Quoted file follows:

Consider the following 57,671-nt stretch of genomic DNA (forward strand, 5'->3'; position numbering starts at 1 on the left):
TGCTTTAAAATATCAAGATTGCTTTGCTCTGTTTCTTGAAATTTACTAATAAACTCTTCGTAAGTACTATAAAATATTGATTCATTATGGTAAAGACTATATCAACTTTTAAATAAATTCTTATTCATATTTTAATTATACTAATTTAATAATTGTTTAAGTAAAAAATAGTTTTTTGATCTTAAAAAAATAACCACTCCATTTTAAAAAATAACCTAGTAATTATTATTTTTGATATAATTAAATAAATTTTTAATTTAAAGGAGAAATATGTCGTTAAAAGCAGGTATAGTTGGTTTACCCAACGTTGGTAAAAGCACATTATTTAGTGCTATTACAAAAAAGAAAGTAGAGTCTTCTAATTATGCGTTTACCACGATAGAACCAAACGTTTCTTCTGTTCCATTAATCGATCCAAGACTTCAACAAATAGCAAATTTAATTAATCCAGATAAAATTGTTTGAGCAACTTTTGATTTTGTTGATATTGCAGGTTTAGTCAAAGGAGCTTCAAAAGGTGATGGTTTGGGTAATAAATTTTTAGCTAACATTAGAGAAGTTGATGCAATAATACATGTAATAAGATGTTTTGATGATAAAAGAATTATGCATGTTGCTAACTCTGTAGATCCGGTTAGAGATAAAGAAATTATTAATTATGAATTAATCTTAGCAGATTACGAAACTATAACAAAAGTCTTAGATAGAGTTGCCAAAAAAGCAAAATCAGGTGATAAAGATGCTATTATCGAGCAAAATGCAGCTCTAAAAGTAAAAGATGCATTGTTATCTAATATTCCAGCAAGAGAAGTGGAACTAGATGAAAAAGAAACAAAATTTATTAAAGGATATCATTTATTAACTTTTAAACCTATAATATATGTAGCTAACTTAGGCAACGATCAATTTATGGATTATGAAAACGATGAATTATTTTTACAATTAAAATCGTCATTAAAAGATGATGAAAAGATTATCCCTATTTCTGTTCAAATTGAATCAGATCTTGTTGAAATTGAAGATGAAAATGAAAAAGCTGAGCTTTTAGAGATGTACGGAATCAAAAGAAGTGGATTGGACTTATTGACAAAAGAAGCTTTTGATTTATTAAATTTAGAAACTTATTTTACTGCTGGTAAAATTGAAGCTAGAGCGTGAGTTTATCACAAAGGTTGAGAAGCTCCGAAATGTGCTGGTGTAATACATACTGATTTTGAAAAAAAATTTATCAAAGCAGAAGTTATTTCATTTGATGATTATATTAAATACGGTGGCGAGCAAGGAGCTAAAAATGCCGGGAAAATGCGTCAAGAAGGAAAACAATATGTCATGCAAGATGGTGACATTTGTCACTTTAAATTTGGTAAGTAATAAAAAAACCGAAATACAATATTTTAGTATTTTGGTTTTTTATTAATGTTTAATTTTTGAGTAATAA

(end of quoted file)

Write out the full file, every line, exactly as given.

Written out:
Consider the following 57,671-nt stretch of genomic DNA (forward strand, 5'->3'; position numbering starts at 1 on the left):
TGCTTTAAAATATCAAGATTGCTTTGCTCTGTTTCTTGAAATTTACTAATAAACTCTTCGTAAGTACTATAAAATATTGATTCATTATGGTAAAGACTATATCAACTTTTAAATAAATTCTTATTCATATTTTAATTATACTAATTTAATAATTGTTTAAGTAAAAAATAGTTTTTTGATCTTAAAAAAATAACCACTCCATTTTAAAAAATAACCTAGTAATTATTATTTTTGATATAATTAAATAAATTTTTAATTTAAAGGAGAAATATGTCGTTAAAAGCAGGTATAGTTGGTTTACCCAACGTTGGTAAAAGCACATTATTTAGTGCTATTACAAAAAAGAAAGTAGAGTCTTCTAATTATGCGTTTACCACGATAGAACCAAACGTTTCTTCTGTTCCATTAATCGATCCAAGACTTCAACAAATAGCAAATTTAATTAATCCAGATAAAATTGTTTGAGCAACTTTTGATTTTGTTGATATTGCAGGTTTAGTCAAAGGAGCTTCAAAAGGTGATGGTTTGGGTAATAAATTTTTAGCTAACATTAGAGAAGTTGATGCAATAATACATGTAATAAGATGTTTTGATGATAAAAGAATTATGCATGTTGCTAACTCTGTAGATCCGGTTAGAGATAAAGAAATTATTAATTATGAATTAATCTTAGCAGATTACGAAACTATAACAAAAGTCTTAGATAGAGTTGCCAAAAAAGCAAAATCAGGTGATAAAGATGCTATTATCGAGCAAAATGCAGCTCTAAAAGTAAAAGATGCATTGTTATCTAATATTCCAGCAAGAGAAGTGGAACTAGATGAAAAAGAAACAAAATTTATTAAAGGATATCATTTATTAACTTTTAAACCTATAATATATGTAGCTAACTTAGGCAACGATCAATTTATGGATTATGAAAACGATGAATTATTTTTACAATTAAAATCGTCATTAAAAGATGATGAAAAGATTATCCCTATTTCTGTTCAAATTGAATCAGATCTTGTTGAAATTGAAGATGAAAATGAAAAAGCTGAGCTTTTAGAGATGTACGGAATCAAAAGAAGTGGATTGGACTTATTGACAAAAGAAGCTTTTGATTTATTAAATTTAGAAACTTATTTTACTGCTGGTAAAATTGAAGCTAGAGCGTGAGTTTATCACAAAGGTTGAGAAGCTCCGAAATGTGCTGGTGTAATACATACTGATTTTGAAAAAAAATTTATCAAAGCAGAAGTTATTTCATTTGATGATTATATTAAATACGGTGGCGAGCAAGGAGCTAAAAATGCCGGGAAAATGCGTCAAGAAGGAAAACAATATGTCATGCAAGATGGTGACATTTGTCACTTTAAATTTGGTAAGTAATAAAAAAACCGAAATACAATATTTTAGTATTTTGGTTTTTTATTAATGTTTAATTTTTGAGTAATAA